Pages: 11 to 14
Creation Date: 1956/01/01
The history of synthetic drugs with morphine-like effect is relatively short, dating back only to 1939, when Eisleb ( ,  ) produced the now famous 1-methyl-4-phenylpiperidine-4-carboxylic acid ethyl ester (pethidine, dolantin, demerol, dolosal. etc.). Research had, however, been carried out previously for a number of years in an effort to produce synthetic substances similar to morphine in structure. This work was to a large extent undertaken by Small, Eddy and their co-workers ( ) at the United States Public Health Service. The experiments were carried out under the presumption that the analgesic effect of morphine was inherent in the phenanthrene, dibenzofuran and carbazole nucleus, these products being found to be break-down products of morphine. The earlier efforts, however, did not lead to any synthetic compound with an appreciable analgesic effect.
As is often the case in organic chemistry, the results obtained were not exactly those looked for. Eisleb & Schaumann were searching for a compound which could be a substitute for atropine ( ). As will be seen from the following formula, atropine contains a piperidine nucleus:
In testing the compounds which Eisleb produced ( ), it was found that some of them, besides their spasmolytic properties, had also pronounced analgesic qualities. The compound which showed the best results was the carboxylic acid ester, which was subsequently marketed in Germany under the name of dolantin, and which was first thought to be non-addiction producing and therefore advertised as such. This assumption was later found to be wrong.
On the basis of this most interesting finding, research was intensified, and a great many compounds were discovered possessing morphine-like effect ( ). One of the most important was methadone and its derivatives, which although originally discarded by German scientists as being too toxic, was later found, when tested in America, to possess, used dose by dose, the same analgesic effect as morphine itself ( ).
There are today a large number of compounds which have been synthesized and shown to have morphine-like activity. Up to the present about thirty have been put under international control. These compounds may be classified in five major groups, according to their different basic chemical structure.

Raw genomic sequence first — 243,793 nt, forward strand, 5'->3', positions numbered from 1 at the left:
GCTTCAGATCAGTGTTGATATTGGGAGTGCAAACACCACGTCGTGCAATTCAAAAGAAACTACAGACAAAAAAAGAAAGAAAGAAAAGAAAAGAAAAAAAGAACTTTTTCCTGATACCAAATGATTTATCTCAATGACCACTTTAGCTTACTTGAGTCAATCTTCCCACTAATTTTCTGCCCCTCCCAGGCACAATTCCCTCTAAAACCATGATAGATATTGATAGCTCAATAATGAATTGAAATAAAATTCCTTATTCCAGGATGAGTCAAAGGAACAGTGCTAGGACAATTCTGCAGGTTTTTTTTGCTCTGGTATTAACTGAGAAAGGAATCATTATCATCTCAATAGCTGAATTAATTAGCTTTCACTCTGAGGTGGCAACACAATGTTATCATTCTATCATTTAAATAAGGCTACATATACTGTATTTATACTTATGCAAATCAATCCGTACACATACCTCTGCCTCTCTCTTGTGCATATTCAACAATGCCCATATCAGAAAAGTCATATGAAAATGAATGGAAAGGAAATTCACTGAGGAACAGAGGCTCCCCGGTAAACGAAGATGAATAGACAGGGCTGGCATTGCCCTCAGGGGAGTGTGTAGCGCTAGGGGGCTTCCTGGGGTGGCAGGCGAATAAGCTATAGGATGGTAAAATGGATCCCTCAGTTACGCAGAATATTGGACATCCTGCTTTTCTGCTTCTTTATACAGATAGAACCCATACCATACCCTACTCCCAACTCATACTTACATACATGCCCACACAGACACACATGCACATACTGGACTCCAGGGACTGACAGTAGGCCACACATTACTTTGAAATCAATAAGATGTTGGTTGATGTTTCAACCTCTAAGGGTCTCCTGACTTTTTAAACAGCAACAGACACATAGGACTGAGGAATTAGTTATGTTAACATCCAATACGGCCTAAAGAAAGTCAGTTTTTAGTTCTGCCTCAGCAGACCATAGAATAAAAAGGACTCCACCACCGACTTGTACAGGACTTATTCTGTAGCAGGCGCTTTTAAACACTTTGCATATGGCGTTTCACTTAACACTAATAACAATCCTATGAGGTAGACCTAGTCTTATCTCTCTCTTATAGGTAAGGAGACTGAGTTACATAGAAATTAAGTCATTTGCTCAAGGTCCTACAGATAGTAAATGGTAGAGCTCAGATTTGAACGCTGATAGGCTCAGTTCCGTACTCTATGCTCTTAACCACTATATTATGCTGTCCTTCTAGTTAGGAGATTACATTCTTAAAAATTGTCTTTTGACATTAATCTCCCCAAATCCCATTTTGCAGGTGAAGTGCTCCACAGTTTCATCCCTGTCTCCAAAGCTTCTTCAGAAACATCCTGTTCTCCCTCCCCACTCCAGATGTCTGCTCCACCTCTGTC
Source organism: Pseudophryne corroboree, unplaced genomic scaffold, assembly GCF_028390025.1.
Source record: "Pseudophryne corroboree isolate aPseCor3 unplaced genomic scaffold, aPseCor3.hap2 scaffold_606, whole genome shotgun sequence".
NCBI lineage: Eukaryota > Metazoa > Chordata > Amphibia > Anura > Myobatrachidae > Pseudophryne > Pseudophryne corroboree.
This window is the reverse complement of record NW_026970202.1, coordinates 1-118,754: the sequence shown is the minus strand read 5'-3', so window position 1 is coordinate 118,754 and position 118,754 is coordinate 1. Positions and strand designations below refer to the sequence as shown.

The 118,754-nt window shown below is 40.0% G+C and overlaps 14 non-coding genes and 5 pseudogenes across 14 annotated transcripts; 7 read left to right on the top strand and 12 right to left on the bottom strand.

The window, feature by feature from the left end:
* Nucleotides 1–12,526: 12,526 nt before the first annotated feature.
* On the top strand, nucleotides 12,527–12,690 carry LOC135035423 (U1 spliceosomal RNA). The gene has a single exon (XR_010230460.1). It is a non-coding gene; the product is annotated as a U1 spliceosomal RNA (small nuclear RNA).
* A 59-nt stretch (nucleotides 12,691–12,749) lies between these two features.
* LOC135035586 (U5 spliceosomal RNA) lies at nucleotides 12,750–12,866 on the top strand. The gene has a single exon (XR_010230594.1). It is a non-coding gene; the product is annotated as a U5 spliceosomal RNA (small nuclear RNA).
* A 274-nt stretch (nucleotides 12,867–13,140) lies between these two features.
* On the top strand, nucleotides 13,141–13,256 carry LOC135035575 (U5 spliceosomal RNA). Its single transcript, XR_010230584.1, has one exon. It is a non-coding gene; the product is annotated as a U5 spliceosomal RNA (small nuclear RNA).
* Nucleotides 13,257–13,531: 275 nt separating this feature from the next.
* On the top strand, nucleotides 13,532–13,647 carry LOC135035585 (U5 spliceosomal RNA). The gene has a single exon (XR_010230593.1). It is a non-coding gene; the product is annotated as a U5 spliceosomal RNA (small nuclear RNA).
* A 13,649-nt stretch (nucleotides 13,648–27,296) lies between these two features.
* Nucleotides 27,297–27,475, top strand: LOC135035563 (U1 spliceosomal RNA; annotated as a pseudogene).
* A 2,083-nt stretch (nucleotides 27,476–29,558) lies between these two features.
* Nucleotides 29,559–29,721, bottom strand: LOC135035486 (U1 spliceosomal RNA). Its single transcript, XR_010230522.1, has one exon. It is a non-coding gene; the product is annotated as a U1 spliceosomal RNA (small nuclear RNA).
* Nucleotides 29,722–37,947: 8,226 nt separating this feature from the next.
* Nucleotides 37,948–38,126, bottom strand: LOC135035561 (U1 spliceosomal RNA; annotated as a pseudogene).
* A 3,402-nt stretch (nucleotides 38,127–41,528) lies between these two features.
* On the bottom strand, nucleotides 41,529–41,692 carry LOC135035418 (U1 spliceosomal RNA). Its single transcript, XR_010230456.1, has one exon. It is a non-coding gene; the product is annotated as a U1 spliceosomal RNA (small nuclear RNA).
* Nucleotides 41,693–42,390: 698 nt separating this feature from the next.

Pethidine (1-methyl-4-phenylpiperidine-4-carboxylic acid ethyl ester) ( );
Bemidone (1-methyl-4-(3-hydroxyphenyl)-piperidine-4-car-boxylic acid ethyl ester, 1-methyl-4-metahydroxyphenyl-piperidine-4-carboxylic acid ethyl ester) ( );
Ketobemidone (4-(3-hydroxyphenyl)-l-methyl-4-piperidyl ethyl ketone, 1-methyl-4-metahydroxyphenyl-4-propionyl-piperidine) ( );
Alphaprodine (α-1,3-dimethyl-4-phenyl-4-propionoxypi-peridine) ( );
Betaprodine (β -1,3-dimethyl-4-phenyl-4-propionoxypiperidine) ( );
Betameprodine (β-1-methyl-3-ethyl-4-phenyl-4-propionoxypiperidine) ( );
1-[2-(p-aminothenyl-ethyl]-4-phenylpiperidine-4- carboxylic acid ethyl ester (1-[2-(p-aminophenyl)-ethyl]4- carbetho-xy-4-phenylpiperidine) ( );
1-(2-hydroxy-2-phenyl-ethyl)- 4-phenylpiperidine- 4-carboxylic acid ethyl ester (4-carbethoxy-1-(2-hydroxy-2-phenyl-ethyl)-4-phenylpiperidine) ( );
1-methyl-4-phenylpiperidine-4-carboxylic acid isopropyl ester and other esters of 1-methyl-4-phenylpiperidine-4-carboxylic acid ( ).
Methadone (4,4-diphenyl-6-dimethylaminoheptanone-3,6- dimethylamino-4,4-diphenyl-3-heptanone) ( );
Isomethadone (4,4-diphenyl-5-methyl-dimethylaminohexa-none-3, 6-dimethylamino-5-methyl-4,4-diphenyl-3-hexanone) ( );
Phenadoxone (4,4-diphenyl-6-morpholinoheptanone-3, 6- morpholino-4,4-diphenyl-3-heptanone) ( );
4,4-Diphenyl-6-dimethylamino-3-hexanone ( );
4-Morpholino-2,2-diphenyl. ethyl butyrate (ethyl-2,2-diphenyl-4-morpholinobutyrate) ( );